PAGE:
In late 2005, Germany saw to its first ever female chancellor as Merkel, the leader of the centre-right CDU, claimed a landslide victory. But now, with falling polls, an ever growing opposition, and most recently, a poor performance in Hesse, Angela Merkel, the most powerful woman in the world, has announced last Monday that she is stepping down as her term ends in 2021.
Throughout her thirteen years, Merkel has emerged as a dominant force in the western world. She has led Germany through numerous hardships, such as the euro and Ukraine crisis. Perhaps one of most notable, her vastly controversial decision to open up Germany’s borders received the praises of many globally, but at the same time large backlash domestically, much of which came from her own party. This decision led to the influx of more than a million refugees, fueling support for Germany’s left. Many speculated it to be a turning point in her political career, stealing more than a million votes from the CDU during the 2017 Bundestag elections.
So, as the global political weather takes a shaky hit, what exactly will her stepping down mean for the global economy?
At least in the short term, things aren’t looking so good. Mere minutes after her official announcement, the euro took a plunge, reaching a two month low, forcing European investors into a state of uncertainty, and remaining largely volatile throughout the week. But then again, most political shifts usually cause pandemonium in the Forex markets within the first couple hours.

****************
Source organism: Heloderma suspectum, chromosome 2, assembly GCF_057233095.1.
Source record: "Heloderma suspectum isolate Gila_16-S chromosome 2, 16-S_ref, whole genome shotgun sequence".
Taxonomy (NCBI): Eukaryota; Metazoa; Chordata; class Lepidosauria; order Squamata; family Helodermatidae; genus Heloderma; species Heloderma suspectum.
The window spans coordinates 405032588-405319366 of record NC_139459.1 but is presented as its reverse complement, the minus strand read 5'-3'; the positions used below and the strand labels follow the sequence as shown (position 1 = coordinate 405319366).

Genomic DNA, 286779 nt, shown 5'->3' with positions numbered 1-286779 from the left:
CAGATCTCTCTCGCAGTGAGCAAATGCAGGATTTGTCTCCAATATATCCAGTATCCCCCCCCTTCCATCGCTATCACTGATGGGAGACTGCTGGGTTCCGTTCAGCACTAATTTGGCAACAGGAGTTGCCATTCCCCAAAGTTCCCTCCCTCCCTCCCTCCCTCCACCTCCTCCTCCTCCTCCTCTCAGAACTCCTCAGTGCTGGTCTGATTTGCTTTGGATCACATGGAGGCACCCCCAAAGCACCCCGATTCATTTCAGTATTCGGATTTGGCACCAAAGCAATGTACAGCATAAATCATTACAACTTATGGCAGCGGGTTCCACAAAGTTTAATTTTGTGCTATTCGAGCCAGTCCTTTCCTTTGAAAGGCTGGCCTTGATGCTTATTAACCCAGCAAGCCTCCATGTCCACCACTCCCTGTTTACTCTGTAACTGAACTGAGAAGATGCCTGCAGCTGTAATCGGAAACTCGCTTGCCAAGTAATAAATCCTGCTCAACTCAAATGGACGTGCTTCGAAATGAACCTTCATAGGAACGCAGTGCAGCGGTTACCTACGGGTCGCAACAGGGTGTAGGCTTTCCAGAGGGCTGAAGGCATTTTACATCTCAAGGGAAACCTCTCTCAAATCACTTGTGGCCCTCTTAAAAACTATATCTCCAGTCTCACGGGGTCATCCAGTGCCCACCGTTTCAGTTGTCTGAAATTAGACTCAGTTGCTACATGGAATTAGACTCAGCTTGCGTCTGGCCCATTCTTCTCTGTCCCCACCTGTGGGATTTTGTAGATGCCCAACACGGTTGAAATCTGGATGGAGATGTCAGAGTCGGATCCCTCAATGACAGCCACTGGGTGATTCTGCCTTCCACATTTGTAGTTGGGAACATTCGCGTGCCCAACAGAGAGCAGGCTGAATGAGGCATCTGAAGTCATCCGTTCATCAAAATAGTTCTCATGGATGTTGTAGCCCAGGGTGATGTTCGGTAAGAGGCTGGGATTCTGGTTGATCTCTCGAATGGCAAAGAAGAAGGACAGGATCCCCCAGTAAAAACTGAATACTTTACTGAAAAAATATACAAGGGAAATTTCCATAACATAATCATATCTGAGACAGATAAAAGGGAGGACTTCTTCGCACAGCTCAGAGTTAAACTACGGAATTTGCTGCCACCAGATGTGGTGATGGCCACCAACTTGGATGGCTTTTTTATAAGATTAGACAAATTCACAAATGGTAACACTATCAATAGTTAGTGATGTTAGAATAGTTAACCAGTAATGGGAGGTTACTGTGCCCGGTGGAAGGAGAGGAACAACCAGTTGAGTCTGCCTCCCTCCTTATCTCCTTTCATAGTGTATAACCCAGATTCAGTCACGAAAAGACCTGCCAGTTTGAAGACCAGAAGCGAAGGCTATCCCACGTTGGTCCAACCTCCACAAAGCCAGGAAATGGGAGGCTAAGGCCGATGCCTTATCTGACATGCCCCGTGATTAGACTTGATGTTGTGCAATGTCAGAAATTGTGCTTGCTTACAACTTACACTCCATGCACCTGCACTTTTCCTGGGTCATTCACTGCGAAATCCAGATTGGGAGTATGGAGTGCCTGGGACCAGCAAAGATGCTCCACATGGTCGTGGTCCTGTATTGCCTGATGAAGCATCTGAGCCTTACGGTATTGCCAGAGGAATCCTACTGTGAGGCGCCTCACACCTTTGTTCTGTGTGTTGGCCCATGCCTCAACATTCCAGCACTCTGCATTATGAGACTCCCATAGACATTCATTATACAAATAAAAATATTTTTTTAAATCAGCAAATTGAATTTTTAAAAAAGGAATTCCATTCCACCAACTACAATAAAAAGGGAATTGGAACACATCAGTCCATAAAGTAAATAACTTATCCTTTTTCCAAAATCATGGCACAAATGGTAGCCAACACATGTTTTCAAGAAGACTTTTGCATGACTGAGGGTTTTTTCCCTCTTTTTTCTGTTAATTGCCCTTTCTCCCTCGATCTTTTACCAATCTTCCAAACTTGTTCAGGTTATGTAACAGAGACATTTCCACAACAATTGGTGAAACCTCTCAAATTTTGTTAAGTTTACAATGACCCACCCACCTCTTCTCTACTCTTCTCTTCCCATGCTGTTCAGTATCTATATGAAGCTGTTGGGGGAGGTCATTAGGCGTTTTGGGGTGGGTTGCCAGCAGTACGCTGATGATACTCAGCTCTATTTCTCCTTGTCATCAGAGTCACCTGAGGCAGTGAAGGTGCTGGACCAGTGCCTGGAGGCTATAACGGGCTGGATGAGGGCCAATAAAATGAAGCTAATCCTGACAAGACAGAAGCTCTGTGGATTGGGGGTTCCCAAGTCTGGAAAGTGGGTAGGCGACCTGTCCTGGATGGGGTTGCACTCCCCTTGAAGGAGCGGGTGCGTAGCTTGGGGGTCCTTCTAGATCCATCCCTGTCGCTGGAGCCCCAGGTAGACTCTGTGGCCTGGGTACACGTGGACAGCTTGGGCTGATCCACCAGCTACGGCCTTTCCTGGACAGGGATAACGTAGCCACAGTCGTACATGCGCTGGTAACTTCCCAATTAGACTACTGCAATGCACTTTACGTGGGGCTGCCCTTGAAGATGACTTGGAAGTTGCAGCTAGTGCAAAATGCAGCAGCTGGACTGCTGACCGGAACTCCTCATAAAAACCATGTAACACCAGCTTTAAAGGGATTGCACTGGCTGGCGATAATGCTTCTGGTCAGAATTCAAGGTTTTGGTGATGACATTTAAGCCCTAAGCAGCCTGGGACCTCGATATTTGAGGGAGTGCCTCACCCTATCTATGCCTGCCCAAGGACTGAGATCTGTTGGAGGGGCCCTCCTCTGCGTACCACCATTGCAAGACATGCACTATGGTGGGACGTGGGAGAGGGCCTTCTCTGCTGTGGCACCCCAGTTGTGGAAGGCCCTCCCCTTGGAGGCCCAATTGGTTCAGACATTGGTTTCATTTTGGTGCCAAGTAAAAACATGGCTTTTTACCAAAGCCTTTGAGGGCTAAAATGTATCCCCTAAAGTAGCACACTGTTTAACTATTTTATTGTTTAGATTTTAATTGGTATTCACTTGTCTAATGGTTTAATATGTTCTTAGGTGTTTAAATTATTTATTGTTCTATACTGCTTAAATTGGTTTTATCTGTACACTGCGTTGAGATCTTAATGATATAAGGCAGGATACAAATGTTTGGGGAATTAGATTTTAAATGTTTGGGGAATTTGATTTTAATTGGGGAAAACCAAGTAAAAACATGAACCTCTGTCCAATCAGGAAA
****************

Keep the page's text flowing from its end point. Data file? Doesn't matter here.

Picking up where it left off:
With Merkel gone, investors may fear that populist parties are to gain even more seats across Europe’s parliaments. Depending on the who succeeds Merkel, this could lead to further challenges for the European Union and weaken the authority of the European Commission. That could end up damaging assets such as the euro in the long run, especially in Q4. Many of Merkel’s policies, such as her reliance on product exports for economic growth, may be changed as Germany slides to the left.
In recent years, many have called Merkel a “lame duck” for her rather conservative decisions and way of dealing with issues. Though Merkel received lots of criticism in southern Europe, her steady and cautious approach made her popular at home. A change in leader could mean the introduction of a more radically decisive Germany.
Nonetheless, as europe’s primary powerhouse, the change in German power should certainly mean the change in economic policies and relations both foreign and domestically. Merkel’s transatlantic allies, such the US, willing be “watching closely” to see who might take the reins of Europe’s biggest economy. But for now, Merkel remains to be “ the queen of Europe”.